10 Changes in Sex Chromosome Number
The presence/absence of a Y chromosome determines maleness. An abnormal number of sex chromosomes is the result of inheriting too many or too few X or Y chromosomes.

11 Turner syndrome: females with one X chromosome; XO.
Klinefelter syndrome: males that have two or more X chromosomes and a Y chromosome. A Poly-X female has more than two X chromosomes and extra Barr bodies. Jacobs syndrome males are XYY. XO signifies the lack of a second X chromosome. Although their reproductive organs are underdeveloped, some females with Turner syndrome have given birth following in vitro fertilization using donor eggs.

12 Changes in Chromosome Structure
A mutation is a permanent genetic change. Radiation, organic chemicals, or even viruses may cause chromosomes to break, leading to mutations. A change in chromosome structure is a chromosome mutation.

13 Chromosomal mutations include:
1.) deletion 2.) duplication 3.) inversion 4.) translocation

14 Deletions Deletions occur when part of the chromosome is lost.
An individual with a normal chromosome from one parent and a chromosome with a deletion from the other parent no longer has a pair of alleles for each trait, and a syndrome may result. Fig. 24.5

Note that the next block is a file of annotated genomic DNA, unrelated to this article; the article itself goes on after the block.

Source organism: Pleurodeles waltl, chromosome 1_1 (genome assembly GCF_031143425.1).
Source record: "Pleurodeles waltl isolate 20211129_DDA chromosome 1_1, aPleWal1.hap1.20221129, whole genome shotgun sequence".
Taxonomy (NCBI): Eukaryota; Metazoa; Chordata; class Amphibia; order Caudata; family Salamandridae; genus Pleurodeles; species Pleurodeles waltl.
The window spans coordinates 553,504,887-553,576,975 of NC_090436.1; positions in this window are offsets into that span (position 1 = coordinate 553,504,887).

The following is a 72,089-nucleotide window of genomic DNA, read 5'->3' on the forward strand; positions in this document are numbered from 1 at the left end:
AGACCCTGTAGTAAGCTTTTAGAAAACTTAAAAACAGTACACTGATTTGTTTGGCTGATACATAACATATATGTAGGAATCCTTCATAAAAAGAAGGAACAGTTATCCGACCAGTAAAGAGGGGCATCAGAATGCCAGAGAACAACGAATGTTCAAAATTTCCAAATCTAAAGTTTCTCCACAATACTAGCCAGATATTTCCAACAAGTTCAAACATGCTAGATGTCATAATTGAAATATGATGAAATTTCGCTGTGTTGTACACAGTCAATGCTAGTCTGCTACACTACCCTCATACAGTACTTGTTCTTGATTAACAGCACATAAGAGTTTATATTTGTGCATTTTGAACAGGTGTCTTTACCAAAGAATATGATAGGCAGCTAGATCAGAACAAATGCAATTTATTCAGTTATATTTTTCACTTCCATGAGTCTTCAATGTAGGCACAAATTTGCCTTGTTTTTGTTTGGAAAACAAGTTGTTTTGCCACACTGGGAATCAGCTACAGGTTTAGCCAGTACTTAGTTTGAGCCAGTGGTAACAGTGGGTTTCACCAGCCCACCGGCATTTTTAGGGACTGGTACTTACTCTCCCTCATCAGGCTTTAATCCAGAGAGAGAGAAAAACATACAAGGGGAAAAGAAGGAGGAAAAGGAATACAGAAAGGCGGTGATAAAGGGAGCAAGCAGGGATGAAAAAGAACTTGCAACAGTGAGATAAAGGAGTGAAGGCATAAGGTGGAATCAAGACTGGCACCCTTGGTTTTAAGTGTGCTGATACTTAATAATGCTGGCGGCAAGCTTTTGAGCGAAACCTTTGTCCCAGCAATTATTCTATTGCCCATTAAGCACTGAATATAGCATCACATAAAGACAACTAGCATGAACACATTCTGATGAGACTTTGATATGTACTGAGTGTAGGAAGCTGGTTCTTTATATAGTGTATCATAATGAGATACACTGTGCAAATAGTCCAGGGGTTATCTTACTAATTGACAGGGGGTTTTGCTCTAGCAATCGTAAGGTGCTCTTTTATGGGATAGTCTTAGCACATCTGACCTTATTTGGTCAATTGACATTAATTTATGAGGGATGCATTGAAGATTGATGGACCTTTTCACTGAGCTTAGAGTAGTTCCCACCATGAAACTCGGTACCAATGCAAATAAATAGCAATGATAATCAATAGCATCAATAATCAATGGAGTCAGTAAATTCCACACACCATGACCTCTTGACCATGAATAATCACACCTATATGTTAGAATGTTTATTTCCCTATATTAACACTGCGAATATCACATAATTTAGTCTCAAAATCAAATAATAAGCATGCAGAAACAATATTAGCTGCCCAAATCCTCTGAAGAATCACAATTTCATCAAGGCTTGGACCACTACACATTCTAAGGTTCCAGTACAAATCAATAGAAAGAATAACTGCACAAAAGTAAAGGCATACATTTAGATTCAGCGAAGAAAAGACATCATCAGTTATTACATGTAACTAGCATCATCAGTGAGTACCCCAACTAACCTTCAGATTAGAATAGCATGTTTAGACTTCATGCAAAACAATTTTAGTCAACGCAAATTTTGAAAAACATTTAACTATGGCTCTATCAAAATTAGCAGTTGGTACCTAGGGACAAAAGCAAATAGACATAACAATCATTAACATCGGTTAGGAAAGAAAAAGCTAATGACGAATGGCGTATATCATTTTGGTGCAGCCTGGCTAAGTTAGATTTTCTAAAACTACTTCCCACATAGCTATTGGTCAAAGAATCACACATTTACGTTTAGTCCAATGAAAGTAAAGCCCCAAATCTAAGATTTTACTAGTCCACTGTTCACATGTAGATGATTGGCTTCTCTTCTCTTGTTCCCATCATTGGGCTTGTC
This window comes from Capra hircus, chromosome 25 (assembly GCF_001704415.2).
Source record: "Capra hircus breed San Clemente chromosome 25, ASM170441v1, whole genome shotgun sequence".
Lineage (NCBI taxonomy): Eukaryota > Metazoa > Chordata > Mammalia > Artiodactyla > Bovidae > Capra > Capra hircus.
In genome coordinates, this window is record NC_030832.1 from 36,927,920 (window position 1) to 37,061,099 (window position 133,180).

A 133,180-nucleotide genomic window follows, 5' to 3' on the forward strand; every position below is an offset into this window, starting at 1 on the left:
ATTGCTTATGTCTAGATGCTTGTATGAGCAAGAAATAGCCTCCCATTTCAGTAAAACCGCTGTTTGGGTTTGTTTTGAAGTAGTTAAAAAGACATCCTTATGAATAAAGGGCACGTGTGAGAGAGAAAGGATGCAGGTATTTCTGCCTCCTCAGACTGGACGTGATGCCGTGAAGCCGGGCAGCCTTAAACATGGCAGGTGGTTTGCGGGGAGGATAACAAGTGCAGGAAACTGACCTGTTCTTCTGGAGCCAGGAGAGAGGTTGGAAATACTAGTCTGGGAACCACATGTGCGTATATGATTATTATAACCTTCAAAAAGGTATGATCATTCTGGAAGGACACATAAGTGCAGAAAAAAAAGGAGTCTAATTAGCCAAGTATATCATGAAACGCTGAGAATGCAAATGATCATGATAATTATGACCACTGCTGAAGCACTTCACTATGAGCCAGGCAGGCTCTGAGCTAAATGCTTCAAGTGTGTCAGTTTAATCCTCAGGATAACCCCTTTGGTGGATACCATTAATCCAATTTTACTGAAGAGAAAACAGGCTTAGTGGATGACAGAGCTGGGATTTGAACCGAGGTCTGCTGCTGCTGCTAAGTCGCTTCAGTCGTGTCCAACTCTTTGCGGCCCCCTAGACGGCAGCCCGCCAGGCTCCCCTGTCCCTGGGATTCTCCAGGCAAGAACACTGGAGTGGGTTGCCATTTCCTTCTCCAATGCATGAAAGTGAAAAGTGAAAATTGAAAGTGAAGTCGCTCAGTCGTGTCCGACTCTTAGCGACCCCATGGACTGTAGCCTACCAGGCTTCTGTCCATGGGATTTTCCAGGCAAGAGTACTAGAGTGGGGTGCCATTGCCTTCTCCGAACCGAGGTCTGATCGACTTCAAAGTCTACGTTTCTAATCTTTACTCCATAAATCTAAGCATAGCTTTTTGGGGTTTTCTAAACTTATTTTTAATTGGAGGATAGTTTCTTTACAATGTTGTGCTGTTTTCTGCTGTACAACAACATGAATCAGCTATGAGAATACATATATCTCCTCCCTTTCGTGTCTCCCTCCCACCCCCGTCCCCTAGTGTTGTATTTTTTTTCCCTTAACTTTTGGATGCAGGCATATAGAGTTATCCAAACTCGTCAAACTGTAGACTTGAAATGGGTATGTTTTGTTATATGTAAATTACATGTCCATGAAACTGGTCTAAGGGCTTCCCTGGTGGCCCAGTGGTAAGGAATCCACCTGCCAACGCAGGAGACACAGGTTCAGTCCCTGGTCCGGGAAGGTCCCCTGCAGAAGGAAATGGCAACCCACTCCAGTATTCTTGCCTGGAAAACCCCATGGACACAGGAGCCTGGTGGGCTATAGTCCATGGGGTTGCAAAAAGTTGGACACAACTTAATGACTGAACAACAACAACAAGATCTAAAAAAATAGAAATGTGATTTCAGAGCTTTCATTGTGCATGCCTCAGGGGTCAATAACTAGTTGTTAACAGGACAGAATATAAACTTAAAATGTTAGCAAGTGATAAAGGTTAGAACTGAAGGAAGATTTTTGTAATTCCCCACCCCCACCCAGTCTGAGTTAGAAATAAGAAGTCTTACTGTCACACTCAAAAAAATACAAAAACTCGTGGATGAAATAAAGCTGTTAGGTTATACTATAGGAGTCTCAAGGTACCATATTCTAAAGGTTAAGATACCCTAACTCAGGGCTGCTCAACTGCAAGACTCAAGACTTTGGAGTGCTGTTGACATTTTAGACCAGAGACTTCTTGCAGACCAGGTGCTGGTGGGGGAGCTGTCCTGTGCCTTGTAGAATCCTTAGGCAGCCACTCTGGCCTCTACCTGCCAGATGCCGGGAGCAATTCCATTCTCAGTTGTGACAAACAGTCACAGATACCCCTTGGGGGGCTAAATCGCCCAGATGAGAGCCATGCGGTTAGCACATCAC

15 Duplications Duplication: a chromosome segment is repeated in the same chromosome. Fig. 24.6 Inverted means that the duplicated segment joins in the direction opposite from normal.

16 Translocation Translocation is exchange of chromosomal segments between two, nonhomologous chromosomes (Ex: part of chromosome 2 is swapped with part of chromosome 7). Fig. 24.7 A person who has both of the involved chromosomes has the normal amount of genetic material and is healthy, unless the chromosome exchange breaks an allele into two pieces. The person who inherits only one of the translocated chromosomes will no doubt have only one copy of certain alleles and three copies of certain other alleles. A genetic counselor begins to suspect a translocation has occurred when spontaneous abortions are commonplace and family members suffer from various syndromes.

17 Inversion Inversion involves a segment of a chromosome being turned 180 degrees; the reverse sequence of alleles can alter gene activity. See Fig. 24.8 A B C D E F NORMAL A B C D E F INVERSION

18 Sex-Linked Traits Traits controlled by genes on the X or Y chromosomes are called sex-linked (i.e., on sex chromosomes). An allele on the X chromosome that is in the region where the Y chromosome has no alleles will express even if recessive; it is termed X-linked. A female would have to have two recessive genes to express the trait; a male would only need one. Usually a sex-linked (X-linked) disorder is recessive; a female would have to inherit the disorder for both parents to express the disorder, while the male inherits it only from his mother who passes her X chromosome on to him.